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National Cybersecurity Strategy Pillar Five: Forge international partnerships to pursue shared goals

Creating a strong and united international community is the key to fostering a shared digital ecosystem that is inherently resilient and defensible. The United States is committed to working with a coalition of cyber security stakeholders within the international community to disrupt transnational cyber criminals and reinforce international law in cyberspace.

National Cybersecurity Strategy Pillar Four: Invest in a resilient future 

Investments in technology and culture need to be made today to ensure a resilient future. By combining federal and private sector resources, we can leverage investments in R&D, innovation, and education to enhance our digital presence and cyber infrastructure. However, innovation is not enough. Without making cybersecurity a top priority, our innovation and technological advancements are open for infiltration by our adversaries.

National Cybersecurity Strategy Pillar Two: Disrupt and dismantle threat actors

They key to mitigating cybercrimes is disrupting and dismantling the actors perpetrating such offenses. The next great fight is set to take part in the cyber domain. The goal is to disrupt these attacks and the entities initiating them before they can even get started. With the increase of federal resources allocated to this initiative, we have proven successful in frustrating threat efforts by malicious actors, foreign governments, and criminals.

The Password is Dead; Long Live the Password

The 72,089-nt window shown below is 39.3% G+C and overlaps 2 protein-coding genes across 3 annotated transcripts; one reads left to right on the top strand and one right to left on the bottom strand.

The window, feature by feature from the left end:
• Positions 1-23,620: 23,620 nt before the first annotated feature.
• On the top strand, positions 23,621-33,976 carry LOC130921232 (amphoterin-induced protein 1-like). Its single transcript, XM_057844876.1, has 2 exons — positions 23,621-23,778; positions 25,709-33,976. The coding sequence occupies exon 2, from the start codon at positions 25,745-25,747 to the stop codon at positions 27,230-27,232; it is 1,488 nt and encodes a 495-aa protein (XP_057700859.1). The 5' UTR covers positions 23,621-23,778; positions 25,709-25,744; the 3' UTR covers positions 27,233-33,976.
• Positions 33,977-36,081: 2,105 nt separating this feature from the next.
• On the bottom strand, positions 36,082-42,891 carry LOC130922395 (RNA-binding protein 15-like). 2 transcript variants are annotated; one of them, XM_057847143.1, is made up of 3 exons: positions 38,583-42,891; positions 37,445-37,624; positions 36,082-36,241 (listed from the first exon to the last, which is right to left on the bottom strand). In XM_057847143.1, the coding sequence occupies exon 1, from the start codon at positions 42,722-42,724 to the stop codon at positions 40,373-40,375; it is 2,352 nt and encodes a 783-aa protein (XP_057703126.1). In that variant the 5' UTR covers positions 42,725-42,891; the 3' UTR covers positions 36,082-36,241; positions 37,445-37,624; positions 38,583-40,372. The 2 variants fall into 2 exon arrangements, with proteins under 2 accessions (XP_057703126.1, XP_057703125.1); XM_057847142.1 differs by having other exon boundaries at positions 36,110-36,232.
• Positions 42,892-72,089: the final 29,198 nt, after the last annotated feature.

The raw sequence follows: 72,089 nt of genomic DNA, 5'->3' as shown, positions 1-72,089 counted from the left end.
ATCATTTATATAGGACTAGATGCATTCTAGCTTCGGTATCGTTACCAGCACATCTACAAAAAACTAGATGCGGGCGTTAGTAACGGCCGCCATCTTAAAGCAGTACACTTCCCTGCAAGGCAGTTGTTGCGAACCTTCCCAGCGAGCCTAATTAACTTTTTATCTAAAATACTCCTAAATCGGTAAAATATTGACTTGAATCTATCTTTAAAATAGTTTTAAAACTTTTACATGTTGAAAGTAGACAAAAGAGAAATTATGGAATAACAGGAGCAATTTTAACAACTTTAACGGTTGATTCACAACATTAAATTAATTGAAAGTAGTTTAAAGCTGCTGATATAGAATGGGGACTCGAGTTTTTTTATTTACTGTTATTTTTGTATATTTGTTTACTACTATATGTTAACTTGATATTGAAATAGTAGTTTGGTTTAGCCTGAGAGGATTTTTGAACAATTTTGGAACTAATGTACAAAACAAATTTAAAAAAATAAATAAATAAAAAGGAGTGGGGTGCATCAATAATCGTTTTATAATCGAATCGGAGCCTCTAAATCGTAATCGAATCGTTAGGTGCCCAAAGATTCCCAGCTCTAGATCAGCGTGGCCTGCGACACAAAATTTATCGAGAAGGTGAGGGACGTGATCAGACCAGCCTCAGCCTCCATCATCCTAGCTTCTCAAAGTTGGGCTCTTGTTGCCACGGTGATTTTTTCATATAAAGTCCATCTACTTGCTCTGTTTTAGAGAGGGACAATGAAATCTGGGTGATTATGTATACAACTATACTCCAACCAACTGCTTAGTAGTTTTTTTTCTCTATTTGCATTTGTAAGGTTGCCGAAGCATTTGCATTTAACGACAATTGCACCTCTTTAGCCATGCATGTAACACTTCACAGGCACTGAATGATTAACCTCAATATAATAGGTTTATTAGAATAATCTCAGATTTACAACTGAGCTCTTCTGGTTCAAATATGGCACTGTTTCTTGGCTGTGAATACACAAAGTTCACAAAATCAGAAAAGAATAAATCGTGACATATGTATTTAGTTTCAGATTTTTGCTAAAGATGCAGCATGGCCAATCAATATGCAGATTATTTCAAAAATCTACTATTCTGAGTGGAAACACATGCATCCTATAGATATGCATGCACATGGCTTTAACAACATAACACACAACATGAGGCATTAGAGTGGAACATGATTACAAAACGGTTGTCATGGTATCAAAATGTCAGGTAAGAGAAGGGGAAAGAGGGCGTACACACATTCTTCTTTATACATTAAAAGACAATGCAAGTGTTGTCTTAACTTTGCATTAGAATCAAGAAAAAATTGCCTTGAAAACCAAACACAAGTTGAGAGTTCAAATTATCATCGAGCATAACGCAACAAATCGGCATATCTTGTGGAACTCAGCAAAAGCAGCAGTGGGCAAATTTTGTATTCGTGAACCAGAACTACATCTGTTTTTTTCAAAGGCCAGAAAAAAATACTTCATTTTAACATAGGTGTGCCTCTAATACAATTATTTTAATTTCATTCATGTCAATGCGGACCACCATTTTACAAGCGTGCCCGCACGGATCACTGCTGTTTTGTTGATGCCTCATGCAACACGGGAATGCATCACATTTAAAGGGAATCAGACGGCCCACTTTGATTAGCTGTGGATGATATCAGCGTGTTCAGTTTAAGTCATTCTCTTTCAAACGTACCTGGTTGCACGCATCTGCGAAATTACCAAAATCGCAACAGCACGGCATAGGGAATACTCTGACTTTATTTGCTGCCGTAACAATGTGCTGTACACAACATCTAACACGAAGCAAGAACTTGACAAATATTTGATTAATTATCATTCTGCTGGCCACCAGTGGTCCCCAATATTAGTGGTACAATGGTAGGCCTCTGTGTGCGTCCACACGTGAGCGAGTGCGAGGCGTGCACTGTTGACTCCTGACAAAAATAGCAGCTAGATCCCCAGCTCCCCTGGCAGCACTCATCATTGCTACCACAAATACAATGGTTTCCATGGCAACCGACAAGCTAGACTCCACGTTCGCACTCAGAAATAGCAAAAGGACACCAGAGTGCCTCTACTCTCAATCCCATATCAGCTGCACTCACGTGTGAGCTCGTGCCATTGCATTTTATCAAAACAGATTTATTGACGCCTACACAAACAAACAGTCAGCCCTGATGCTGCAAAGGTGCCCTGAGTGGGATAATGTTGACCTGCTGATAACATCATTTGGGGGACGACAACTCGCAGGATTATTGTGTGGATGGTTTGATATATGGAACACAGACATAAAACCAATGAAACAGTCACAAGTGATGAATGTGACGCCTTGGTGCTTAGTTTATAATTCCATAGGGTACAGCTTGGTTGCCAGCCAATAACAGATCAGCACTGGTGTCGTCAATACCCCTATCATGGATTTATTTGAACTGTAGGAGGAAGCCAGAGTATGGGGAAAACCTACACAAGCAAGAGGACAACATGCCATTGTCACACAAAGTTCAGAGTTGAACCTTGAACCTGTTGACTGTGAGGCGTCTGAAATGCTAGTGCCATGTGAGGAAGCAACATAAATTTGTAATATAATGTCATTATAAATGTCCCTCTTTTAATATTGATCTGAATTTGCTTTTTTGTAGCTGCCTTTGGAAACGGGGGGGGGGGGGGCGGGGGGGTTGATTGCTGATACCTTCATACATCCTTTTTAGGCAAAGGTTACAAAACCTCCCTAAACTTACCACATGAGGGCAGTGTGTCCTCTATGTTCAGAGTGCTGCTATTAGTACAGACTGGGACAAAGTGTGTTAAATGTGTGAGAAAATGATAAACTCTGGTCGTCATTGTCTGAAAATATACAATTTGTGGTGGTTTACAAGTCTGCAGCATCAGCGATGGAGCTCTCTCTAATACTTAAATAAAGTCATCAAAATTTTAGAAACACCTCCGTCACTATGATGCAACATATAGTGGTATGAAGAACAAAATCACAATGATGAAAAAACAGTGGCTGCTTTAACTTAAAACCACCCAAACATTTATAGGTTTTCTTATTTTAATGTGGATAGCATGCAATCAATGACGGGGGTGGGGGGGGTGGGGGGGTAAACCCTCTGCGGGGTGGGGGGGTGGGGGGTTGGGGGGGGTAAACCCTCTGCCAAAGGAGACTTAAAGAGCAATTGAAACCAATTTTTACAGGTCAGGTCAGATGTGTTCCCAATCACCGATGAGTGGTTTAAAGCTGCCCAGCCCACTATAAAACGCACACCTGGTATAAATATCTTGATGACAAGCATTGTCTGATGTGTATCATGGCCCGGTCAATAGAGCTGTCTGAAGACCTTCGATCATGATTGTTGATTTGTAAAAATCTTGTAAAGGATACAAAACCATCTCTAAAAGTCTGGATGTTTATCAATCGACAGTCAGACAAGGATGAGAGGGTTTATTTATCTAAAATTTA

The password gets a bad rap. Sure – most of it might be warranted, but the password is simply guilty by association. The true culprit of the weak security threshold passwords are perceived to have is the insufficient technological process that underlies traditional password-based authentication – the insecure symmetric method of the classic password.

Constructing your Cybersecurity Posture

Here at ZKX Solutions, prospective customers or business partners often ask us how we go about structuring a good defensive cyber security posture. In this article, we disucuss the importance of three categories that fully encompass a good defensive cybersecurity posture: policy, technology, and culture.

Security vs. Encryption

People often link security and encryption together. While they go hand in hand, they are in fact two entirely different concepts. Security is all about protecting data and information, and encryption is just one of the means of accomplishing this.

Refocusing the Zero Trust Conversation

Zero Trust is doomed to forever be a moving target that organizations will only be able to sufficiently achieve with heightened awareness, agility, and, perhaps most importantly, an operating culture that is human-centered, progress-oriented, and not totally insufferable. These are things that cannot simply be purchased from the free market, despite what you might read on industry websites. These solutions literally must be architected, hence the A in ZTA.